Super Saver Goes For Second Jewel

Friday, May 14, 2010 By StatFox News Source

When the Kentucky Derby winner gets here for the Preakness Stakes, a groundswell of support often follows him. So it was last year with Mine That Bird, whose longshot win and obscure Western connections combined to make him an instant folk hero. Big Brown came to Pimlico in 2008 off an overpowering victory in the Derby, his Triple Crown quest gaining steam with every sentence uttered by his confident trainer, Rick Dutrow.

Funny Cide was an Everyman story, his owners, mostly high school chums from a small town in upstate New York, arriving in a yellow school bus to cheer on their plucky gelding. Smarty Jones was owned by an ailing car salesman who lived just up I-95 near Philadelphia, and came into the second leg of the Triple Crown having never lost a race.

And then there’s Super Saver.

He has all the requisite attributes of a worthy Derby winner. Super Saver was an accomplished stakes winner at 2, steadily progressed in his 3-year-old preps toward a peak performance in the Derby, gave jockey Calvin Borel his third Derby win in four years, and rewarded both trainer Todd Pletcher and his owners, the WinStar Farm of Bill Casner and Kenny Troutt, with their first Derby victory.

Yet Super Saver seemingly has yet to capture the public’s imagination as post time nears for the 135th Preakness on Saturday at Pimlico. Super Saver is the favorite on the morning lines set by Mike Watchmaker, Daily Racing Form’s national handicapper, and Frank Carulli, the linemaker at Pimlico, yet take a look at the selections of handicappers in this publication, and others, and you’ll see picks that are all over the map, reflecting the perception that even though Super Saver won the Derby by 2 1/2 lengths, he is by no means perceived as a standout in this $1omillion race.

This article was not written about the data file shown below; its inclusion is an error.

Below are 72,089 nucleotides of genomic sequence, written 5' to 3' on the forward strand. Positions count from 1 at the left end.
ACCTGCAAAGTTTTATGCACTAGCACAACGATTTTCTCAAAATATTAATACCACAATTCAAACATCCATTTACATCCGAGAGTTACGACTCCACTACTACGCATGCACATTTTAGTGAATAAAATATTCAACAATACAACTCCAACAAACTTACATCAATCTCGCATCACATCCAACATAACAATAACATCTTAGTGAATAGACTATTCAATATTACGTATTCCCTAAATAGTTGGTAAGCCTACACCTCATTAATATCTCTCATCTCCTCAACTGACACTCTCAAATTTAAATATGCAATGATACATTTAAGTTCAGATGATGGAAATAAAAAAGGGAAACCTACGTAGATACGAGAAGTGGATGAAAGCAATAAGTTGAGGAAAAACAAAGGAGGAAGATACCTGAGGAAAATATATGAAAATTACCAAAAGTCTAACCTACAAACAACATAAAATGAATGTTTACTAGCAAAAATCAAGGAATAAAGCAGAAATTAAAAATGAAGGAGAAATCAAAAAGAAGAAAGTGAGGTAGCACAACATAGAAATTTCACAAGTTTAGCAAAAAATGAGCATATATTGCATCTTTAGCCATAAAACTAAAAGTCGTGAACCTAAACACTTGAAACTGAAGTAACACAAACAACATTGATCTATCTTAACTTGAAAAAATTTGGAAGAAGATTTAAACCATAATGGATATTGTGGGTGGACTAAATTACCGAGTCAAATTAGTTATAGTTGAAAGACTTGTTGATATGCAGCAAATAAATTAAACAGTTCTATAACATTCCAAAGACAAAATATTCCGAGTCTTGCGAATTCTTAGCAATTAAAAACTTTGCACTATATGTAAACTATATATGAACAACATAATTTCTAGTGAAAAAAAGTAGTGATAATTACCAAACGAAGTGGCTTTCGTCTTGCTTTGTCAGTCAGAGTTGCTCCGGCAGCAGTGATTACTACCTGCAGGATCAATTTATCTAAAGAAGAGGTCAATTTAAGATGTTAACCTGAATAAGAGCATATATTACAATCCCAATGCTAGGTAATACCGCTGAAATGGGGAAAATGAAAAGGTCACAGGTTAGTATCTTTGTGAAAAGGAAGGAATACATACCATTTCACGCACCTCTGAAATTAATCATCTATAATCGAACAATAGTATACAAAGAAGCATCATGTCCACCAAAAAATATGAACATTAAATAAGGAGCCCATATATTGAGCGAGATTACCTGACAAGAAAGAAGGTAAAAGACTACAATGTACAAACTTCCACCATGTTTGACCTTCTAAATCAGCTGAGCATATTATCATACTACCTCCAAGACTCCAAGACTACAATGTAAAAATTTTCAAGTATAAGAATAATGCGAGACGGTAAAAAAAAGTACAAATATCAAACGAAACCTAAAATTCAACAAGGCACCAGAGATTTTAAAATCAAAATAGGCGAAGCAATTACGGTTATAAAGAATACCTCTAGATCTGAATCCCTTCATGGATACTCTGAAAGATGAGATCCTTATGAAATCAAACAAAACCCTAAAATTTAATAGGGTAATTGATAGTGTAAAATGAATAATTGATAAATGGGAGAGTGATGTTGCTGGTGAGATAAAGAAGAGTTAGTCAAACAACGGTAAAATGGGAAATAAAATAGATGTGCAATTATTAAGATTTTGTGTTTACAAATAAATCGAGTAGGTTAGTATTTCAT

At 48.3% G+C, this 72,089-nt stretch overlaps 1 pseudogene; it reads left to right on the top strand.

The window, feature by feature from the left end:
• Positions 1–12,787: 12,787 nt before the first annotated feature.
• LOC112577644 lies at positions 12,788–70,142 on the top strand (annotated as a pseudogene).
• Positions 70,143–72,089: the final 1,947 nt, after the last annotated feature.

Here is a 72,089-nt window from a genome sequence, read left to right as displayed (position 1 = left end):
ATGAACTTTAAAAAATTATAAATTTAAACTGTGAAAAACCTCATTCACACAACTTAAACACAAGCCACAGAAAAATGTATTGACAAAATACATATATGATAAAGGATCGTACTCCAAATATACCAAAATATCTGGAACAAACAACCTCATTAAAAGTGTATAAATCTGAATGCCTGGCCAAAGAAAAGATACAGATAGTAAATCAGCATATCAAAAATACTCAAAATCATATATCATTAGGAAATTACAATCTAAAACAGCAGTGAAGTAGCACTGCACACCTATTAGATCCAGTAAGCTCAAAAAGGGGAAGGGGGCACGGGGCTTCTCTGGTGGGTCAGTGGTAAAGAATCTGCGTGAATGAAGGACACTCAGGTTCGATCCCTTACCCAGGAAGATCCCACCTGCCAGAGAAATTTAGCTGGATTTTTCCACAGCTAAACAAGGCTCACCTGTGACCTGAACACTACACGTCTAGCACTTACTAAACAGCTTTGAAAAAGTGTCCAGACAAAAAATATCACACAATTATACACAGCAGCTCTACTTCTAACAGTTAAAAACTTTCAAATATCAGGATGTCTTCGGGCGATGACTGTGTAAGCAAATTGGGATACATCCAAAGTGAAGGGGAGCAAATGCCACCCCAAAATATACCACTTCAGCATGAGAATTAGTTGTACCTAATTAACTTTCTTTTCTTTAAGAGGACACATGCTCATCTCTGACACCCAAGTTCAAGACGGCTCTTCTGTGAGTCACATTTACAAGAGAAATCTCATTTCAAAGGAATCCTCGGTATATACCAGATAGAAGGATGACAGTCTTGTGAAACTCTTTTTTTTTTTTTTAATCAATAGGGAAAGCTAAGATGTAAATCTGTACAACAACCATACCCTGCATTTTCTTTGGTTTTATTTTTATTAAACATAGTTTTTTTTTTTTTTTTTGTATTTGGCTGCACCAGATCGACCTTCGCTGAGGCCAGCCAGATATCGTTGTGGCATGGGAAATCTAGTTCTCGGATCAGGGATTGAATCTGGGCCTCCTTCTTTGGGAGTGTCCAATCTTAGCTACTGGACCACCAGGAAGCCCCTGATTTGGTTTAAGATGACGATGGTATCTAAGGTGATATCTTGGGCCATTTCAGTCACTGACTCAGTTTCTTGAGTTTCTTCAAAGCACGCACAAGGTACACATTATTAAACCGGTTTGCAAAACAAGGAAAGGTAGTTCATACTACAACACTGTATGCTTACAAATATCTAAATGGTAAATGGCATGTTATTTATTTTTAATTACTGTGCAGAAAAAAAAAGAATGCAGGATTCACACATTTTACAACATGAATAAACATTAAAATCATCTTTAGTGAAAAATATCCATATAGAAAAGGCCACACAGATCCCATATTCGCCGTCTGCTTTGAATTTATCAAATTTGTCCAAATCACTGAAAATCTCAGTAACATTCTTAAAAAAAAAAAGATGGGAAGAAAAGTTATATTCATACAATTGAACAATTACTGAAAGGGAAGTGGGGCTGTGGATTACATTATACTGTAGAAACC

What gives?

“Everybody’s looking for a story line,” Pletcher said outside the Pimlico stakes barn on Thursday morning. “Calvin won his third Derby, I got my first, and I think that took away somewhat from the attention on Super Saver. Funny Cide was a New York-bred, a Cinderella story. What I think got lost in the shuffle with Super Saver is the focus on some of the bad trips in the Derby. Super Saver got a good trip, but the reason he got a good trip is that he made his own trip with his tractability.”

It’s an argument familiar to those who shake their heads at those people who still think Alydar was better than Affirmed, or Easy Goer better than Sunday Silence. In those cases, as with Super Saver, the ability to work out a perfect trip because of contending early speed put them in a position that horses with less maneuverability could not get. On Saturday, Super Saver again figures to get an ideal trip.

But the 12-horse Preakness field is 40-percent smaller than at the Derby, so more horses should be afforded better trips, most notably Lookin At Lucky, who was severely compromised by drawing the rail in the Derby, in which he finished sixth as the favorite.

“He thought he was in a hockey game,” said Lookin At Lucky’s trainer, Bob Baffert. “He got checked into the boards.”

There also are seven horses in the Preakness who did not run in the Derby. They come into the race fresh, whereas the Derby horses are wheeling back in two weeks following a 20-horse rodeo on a sloppy, sealed racetrack at Churchill Downs.